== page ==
The Doctrine of Evil
To understand the Orthodox view and practice of exorcism, one must know the Orthodox presuppositions of evil and its doctrine of Satan. The patristic evidence points to the fact that the cause of evil in the world is the devil. The devil was created by God as an angel, who was free, and as a free agent chose to oppose the plan of God. That is, the devil is a fallen angel. Satan is not evil by nature, but by will and action. In Satan there is no truth whatsoever; he is absolute falsehood and deception. Satan is not just a negation or deprivation of good, but a positive force with free will that always chooses evil. The devil has the ability to recognize divine power, as in the incident of recognizing Christ as the Son of God (Matt. 4:1-11; Luke 4:1-3). Satan has under his leadership legions and invisible powers, with their own "satanic teachings." The devil and evil spirits know that God exists and recognize true and devoted Christians, but pious Christians discern the plans of the devil. The devil, however, constantly employs every method of deception to enslave man to satanic forces and causes rebellion against God. He is the cause of corruption and disorder, a parasitic power in the world that will ultimately be destroyed by the power of God in the "last days." Because there is no compromise between God and the devil, the struggle will continue until the end.
The Orthodox doctrine of God is that He is eternal, uncreated and incorporeal. All other creatures, both visible and invisible, were created by God as free. The power of the devil will ultimately be destroyed by the resurrection of the dead and the renewal of creation. Salvation from all evil will be attained by obedience to God and His plan. This world is a battleground between the acceptance of good and evil. It must be pointed out that the world as the creation of God is not evil. What is evil is the satanic power, destroyed by the power of the cross and the resurrection of Christ.
The Orthodox Tradition of Exorcising
After examining the doctrine of Satan in the Orthodox Church, it is imperative to proceed to the method of repelling and exorcising the evil powers. In the New Testament, Christ sent out His apostles to heal and to "cast out devils" (Matt. 10:8, Luke 10:17-20). Christ Himself often expels demons from the possessed (Mark 1:23-27; Luke 4:33-35, 9:43; Matt. 10:1; Mark 16:17; Matt. 7:22). The New Testament, however, rejected popular uses of magic incantations and rites to expel the satanic powers from people, because they took advantage of superstitious religiosity (Acts 19:13).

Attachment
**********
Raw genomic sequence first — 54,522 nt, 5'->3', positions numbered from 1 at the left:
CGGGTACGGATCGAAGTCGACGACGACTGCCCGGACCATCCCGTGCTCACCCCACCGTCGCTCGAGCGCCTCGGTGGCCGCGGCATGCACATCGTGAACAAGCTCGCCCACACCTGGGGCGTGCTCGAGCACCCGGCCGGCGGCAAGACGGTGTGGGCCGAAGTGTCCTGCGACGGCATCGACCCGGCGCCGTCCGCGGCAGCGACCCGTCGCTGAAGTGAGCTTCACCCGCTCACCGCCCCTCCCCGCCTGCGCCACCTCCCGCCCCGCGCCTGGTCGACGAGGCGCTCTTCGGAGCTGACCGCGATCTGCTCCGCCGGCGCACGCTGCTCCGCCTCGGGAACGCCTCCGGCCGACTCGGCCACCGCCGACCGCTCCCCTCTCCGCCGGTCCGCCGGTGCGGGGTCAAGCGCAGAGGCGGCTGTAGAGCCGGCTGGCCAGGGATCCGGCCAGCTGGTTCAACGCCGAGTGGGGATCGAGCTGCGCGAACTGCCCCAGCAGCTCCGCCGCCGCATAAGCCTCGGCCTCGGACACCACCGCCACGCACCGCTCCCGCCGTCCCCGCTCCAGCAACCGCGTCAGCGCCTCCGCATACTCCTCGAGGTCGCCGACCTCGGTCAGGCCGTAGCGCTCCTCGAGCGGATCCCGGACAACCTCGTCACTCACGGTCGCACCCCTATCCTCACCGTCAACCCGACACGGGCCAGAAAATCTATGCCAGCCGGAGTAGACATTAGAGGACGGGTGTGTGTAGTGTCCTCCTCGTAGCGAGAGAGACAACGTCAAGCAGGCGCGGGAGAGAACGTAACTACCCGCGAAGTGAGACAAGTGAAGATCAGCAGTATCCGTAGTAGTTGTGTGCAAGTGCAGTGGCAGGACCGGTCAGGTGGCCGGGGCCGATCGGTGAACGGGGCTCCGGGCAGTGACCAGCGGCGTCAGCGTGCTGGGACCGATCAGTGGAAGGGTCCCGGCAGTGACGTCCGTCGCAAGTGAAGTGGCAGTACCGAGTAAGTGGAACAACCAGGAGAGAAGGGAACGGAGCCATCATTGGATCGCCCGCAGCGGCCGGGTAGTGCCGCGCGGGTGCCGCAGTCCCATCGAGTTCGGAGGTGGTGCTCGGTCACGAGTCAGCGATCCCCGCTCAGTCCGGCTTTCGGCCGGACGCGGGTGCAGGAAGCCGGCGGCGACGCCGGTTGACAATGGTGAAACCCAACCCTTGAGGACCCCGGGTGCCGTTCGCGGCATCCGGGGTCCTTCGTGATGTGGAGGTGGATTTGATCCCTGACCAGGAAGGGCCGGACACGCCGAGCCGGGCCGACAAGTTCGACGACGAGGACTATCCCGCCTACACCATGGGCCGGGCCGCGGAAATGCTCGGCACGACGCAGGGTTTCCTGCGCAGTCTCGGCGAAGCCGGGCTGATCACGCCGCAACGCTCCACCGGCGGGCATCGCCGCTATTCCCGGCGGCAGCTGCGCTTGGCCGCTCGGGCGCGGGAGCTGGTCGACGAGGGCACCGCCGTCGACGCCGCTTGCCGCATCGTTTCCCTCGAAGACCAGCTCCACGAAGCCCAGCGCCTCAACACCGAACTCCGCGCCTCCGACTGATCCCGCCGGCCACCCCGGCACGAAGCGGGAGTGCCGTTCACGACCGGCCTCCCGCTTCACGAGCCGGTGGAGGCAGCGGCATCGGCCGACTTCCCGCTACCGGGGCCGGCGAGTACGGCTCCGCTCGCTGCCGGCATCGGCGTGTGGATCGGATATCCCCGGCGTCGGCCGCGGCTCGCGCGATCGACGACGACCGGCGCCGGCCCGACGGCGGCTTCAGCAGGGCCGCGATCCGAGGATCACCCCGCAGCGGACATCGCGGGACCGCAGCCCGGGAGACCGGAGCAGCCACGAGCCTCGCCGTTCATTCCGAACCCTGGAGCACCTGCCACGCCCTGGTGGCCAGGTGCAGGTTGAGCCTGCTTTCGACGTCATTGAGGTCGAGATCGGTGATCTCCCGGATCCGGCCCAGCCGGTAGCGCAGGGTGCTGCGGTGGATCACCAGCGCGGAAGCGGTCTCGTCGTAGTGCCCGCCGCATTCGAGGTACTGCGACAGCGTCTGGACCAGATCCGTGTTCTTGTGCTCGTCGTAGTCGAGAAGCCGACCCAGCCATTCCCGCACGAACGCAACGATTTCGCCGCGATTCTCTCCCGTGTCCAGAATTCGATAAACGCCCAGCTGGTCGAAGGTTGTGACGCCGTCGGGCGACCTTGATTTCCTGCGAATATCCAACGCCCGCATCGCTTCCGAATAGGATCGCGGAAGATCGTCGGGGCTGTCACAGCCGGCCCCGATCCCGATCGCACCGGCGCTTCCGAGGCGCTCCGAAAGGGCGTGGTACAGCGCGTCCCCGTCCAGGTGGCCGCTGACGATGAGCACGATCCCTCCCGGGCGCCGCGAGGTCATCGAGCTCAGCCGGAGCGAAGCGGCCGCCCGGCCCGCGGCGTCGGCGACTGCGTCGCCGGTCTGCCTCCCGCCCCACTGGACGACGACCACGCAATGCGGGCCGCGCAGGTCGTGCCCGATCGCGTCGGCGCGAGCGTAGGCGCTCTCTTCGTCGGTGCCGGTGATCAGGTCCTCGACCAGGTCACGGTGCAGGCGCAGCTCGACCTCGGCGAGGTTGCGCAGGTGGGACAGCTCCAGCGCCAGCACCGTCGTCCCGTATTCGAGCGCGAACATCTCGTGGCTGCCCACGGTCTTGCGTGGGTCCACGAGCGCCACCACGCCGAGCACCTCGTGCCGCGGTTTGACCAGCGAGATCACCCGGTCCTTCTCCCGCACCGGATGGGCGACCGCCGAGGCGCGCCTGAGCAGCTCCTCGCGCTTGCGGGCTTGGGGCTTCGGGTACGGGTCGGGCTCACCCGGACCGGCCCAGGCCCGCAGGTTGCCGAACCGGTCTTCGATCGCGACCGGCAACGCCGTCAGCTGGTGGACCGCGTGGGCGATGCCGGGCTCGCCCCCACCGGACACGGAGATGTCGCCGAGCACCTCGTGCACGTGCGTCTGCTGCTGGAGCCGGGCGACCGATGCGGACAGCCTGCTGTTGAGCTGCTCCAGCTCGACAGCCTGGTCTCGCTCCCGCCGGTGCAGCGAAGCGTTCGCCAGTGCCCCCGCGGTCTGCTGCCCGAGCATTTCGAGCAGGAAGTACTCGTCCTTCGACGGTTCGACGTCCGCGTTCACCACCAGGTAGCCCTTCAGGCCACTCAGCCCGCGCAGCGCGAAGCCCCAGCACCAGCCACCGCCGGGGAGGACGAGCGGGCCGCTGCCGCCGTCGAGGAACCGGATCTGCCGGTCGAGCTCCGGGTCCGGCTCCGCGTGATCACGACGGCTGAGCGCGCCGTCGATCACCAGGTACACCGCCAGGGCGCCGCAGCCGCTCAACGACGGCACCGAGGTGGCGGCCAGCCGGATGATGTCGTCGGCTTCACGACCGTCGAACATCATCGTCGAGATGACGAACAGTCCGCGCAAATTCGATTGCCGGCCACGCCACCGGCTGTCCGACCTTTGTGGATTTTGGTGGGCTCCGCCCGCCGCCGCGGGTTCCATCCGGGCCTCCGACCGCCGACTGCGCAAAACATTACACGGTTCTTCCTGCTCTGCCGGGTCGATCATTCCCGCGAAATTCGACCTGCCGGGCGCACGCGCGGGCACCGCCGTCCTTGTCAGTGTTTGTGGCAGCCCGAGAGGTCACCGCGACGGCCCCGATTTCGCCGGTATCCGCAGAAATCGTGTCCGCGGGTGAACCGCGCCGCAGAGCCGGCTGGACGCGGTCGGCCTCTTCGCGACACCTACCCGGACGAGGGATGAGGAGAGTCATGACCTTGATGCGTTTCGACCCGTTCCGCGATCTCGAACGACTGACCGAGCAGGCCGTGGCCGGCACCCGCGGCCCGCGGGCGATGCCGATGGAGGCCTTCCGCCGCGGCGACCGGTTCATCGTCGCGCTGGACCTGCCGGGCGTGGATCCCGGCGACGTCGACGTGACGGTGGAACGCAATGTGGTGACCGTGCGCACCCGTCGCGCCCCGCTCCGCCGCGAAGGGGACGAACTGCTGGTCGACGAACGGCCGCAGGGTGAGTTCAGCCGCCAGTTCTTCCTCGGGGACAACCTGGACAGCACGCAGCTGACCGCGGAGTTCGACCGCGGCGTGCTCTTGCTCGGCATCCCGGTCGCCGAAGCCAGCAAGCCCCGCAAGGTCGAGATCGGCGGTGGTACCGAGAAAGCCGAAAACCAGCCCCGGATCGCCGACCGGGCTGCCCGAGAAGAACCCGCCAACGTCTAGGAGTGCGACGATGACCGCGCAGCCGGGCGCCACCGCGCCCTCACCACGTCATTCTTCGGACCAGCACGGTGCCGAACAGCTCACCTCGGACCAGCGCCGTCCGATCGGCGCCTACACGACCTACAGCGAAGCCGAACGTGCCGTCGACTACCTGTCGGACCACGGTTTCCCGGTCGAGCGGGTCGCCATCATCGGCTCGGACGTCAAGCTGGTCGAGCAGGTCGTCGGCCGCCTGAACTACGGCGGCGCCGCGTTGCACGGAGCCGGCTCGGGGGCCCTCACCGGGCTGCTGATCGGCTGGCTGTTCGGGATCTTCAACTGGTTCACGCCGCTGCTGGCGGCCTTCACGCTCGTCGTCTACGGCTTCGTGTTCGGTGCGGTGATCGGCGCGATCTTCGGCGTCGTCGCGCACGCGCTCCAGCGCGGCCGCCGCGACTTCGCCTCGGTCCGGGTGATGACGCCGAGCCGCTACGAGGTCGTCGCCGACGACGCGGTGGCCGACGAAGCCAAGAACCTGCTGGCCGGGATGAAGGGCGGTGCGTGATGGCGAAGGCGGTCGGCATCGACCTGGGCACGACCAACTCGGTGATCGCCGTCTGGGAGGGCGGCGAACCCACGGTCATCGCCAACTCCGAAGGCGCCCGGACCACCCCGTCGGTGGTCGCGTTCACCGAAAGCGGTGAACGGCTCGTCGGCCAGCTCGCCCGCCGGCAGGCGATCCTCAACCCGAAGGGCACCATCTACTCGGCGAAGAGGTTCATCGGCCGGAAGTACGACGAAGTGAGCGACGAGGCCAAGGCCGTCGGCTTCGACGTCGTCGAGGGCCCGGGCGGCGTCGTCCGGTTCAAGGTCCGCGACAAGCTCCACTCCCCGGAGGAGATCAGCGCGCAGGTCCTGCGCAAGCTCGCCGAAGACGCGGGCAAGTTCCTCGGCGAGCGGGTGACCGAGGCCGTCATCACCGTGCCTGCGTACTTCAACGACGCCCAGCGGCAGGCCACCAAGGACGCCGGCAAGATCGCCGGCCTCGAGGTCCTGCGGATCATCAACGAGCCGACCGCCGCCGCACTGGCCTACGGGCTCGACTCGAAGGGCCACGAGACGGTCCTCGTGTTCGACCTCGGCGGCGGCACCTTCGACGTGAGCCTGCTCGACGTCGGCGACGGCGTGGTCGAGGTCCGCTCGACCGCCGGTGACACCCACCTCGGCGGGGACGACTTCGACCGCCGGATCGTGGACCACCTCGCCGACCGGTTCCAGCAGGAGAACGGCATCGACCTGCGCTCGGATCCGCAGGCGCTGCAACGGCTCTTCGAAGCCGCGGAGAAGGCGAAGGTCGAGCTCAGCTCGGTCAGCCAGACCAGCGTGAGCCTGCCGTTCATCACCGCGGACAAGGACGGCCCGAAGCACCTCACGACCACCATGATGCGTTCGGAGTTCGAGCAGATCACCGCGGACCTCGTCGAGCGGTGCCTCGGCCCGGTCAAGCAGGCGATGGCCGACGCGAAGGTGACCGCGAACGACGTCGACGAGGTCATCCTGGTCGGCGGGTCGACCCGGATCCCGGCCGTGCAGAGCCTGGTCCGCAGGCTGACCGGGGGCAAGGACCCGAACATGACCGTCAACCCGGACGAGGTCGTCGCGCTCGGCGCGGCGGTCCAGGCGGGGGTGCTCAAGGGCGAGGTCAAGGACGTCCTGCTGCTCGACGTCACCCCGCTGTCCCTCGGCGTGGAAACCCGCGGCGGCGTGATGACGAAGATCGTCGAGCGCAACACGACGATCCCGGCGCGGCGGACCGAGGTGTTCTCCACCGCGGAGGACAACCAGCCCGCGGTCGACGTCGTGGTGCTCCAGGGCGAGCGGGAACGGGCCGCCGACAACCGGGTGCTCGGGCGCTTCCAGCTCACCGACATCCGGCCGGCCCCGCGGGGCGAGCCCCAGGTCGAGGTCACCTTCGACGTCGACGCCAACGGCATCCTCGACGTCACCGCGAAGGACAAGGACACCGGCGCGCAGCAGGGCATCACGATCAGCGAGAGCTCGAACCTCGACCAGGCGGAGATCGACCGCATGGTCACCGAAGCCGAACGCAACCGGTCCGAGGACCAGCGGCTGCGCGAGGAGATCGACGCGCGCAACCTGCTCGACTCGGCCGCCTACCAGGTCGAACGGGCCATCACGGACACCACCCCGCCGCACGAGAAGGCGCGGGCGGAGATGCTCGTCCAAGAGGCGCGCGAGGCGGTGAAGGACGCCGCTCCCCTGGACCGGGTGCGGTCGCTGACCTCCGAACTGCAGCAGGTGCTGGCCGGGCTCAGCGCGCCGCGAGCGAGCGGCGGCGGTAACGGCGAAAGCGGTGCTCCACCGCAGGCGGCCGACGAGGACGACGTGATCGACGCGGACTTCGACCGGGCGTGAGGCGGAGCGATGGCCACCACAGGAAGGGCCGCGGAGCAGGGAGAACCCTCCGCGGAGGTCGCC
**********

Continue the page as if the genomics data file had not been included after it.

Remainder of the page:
In the name of Christ, one is able to cast out demons and to destroy the evil powers (Matt. 10:8). The Fathers of the Church accepted this doctrine and expanded on it. Justin Martyr (Apology 85, 2) says that in the name of Christ, the Son of God who was crucified and rose again, every demon that is exorcised is defeated and submits (Library of the Greek Fathers and Church Writers, Athens: Apostolike Diakonia 1955, Vol. 3, pp. 288-89). The satanic powers are destroyed through the power of the cross and the name of Christ. Objects possessed by demons, when exorcised in the name of the living God, are freed from the possession of evil. The patristic evidence is abundant in the belief in possession and expulsion of the devil by the power of the word of God (Ignatios, Epistles to Philippians 3 and 12; Library of the Greek Fathers and Church Writers, Vol. 2, pp. 333 and 336; Clement of Alexandria, Stromata 4:14; Library, Vol 8, p. 82; Origen, Against Celsus, 6:44; Library, Vol. 10, p. 93).
The demonic possession of individuals and even of objects, has been accepted by the Orthodox Church today in the Sacrament of Baptism, in exorcising satanic powers in the case of the evil eye (vaskania), and in exorcising the devil in the case of a possessed person. In the early Church exorcisms were performed by a person especially trained and appointed to pray to drive out evil from those about to be baptized. Since the fourth century the place of the exorcist, as well as other functions and ministries, have been taken over by the priest. The exorcisms are prayers that invoke God to expel evil spirits. The priest prays to expel all evil, the spirit of error, of idolatry, of covetousness, of Iying and every impure act that arises from the teachings of the devil. The renunciation of the devil in baptism is used in every baptism that is performed in the Orthodox Church.
The exorcism of satanic powers is also performed by the Orthodox Church in other rites, such as that of the evil eye (vaskania).